Foot Care is really important for Diabetics and to check your feet medical experts recommend that Diabetics have a comprehensive foot examination each year to check for Peripheral Neuropathy; people diagnosed with Peripheral Neuropathy need more frequent foot examinations; a comprehensive foot examination assesses the skin, muscles, bones, circulation and sensation of the feet; your doctor may assess protective sensation or feeling in your feet by touching your foot with a nylon monofilament, which is similar to a bristle on a hairbrush attached to a wand or by pricking your foot with a pin; people who cannot sense pressure from a pinprick or monofilament have lost protective sensation and are at risk of developing foot sores that may not heal properly; your doctor may also check temperature perception or use a tuning fork, which is more sensitive than touch pressure, to assess vibration perception.

How Are Diabetic Neuropathies Treated?

The first treatment step is to bring blood sugar levels within the normal range to help prevent any further nerve damage; blood sugar level monitoring, meal planning, physical activity and Diabetes medicines or insulin will help control blood sugar levels; at first when the blood sugar levels are brought under control the symptoms may get worse, but over time, the lower blood sugar levels will help to lessen the symptoms; pain relief medication and skin creams may also be prescribed.

Ulceration:

People with Neuropathy need to take special care of their feet; the nerves to the feet are the longest in the body and are the ones most often affected by Neuropathy; loss of pain sensation in the feet means that extreme heat and cold, sores and injuries may not be noticed and may then become ulcerated or infected; circulation problems also increase the risk of foot ulcers; many lower limb amputations occur in Diabetics and Doctors estimate that nearly half of the amputations caused by Neuropathy and poor circulation could have been prevented by careful Foot Care.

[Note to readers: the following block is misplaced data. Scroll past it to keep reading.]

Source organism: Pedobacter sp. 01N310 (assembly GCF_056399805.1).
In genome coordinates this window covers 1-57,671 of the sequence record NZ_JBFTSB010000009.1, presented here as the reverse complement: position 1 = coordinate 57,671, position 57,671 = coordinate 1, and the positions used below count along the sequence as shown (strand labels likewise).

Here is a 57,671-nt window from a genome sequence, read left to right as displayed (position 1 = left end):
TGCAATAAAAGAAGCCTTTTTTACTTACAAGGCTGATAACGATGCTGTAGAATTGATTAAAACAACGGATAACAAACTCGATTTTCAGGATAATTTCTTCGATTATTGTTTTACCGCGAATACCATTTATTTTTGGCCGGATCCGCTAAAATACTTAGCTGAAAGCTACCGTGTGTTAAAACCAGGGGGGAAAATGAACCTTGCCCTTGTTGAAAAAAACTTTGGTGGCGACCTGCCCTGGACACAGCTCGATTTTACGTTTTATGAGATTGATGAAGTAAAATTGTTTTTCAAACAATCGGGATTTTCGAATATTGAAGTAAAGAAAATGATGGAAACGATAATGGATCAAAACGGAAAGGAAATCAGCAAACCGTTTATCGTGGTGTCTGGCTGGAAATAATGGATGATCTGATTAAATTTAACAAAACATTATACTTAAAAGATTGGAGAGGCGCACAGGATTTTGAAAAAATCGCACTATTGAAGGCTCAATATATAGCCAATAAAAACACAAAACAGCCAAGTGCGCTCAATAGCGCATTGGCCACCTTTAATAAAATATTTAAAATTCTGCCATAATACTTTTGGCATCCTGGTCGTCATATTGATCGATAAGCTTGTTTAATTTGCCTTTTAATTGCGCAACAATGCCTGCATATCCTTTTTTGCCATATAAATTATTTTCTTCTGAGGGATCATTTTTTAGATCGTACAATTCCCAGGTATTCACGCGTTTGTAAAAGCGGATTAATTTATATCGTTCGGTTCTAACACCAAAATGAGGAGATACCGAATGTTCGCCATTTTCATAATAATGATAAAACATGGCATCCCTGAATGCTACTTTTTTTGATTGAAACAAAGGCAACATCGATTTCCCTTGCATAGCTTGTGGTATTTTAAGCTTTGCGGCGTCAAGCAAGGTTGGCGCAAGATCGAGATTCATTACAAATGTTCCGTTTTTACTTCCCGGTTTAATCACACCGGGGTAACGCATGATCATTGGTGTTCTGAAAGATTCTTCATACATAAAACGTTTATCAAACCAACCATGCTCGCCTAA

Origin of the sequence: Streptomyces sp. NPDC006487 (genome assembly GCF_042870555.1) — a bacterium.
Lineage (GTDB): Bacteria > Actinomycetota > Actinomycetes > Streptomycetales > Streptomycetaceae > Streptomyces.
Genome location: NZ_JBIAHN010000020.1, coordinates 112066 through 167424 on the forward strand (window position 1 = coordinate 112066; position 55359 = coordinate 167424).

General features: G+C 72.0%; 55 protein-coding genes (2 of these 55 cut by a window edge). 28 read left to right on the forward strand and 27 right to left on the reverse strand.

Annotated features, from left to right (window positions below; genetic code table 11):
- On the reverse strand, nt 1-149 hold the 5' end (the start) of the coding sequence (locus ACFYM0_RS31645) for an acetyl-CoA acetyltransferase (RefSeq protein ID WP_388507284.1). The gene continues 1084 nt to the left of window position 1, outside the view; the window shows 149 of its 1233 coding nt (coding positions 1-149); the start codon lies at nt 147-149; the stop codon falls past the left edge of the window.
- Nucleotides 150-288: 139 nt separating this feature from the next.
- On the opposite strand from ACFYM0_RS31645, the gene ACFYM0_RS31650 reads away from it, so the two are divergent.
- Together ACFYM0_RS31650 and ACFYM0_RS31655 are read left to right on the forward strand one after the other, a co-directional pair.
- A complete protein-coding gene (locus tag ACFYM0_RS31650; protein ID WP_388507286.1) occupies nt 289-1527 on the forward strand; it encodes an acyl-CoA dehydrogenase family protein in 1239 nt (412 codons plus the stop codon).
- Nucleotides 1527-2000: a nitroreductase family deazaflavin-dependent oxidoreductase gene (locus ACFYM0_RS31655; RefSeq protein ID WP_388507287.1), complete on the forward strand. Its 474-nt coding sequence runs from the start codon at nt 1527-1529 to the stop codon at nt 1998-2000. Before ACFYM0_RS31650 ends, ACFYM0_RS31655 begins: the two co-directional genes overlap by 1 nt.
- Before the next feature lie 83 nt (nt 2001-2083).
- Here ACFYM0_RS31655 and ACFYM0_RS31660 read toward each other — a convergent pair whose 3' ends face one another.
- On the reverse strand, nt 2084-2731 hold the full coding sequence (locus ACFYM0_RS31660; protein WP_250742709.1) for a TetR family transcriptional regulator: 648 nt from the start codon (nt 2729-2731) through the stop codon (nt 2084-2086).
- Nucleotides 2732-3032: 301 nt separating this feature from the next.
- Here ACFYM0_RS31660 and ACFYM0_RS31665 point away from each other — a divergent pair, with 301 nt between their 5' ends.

Prolonged high blood sugar levels can lead to Neuropathy, which can lead to a loss of sensation, which means that you may not realise it if you damage say your legs or your feet, which could then lead to an Ulceration, more commonly known as an Ulcer; this is a sore on the skin or a mucous membrane, accompanied by the disintegration of tissue; they can result in complete loss of the epidermis (skin) and often portions of the dermis and even subcutaneous fat; they are most common on the skin of the lower extremities and in the gastrointestinal tract.

An ulcer that appears on the skin is often visible as an inflamed tissue with an area of reddened skin; a skin ulcer is often visible in the event of exposure to heat or cold, irritation, or a problem with blood circulation; they can also be caused due to a lack of mobility, which causes prolonged pressure on the tissues; this stress in the blood circulation is transformed to a skin ulcer, commonly known as bedsores or decubitus ulcers; Ulcers often become infected and pus forms.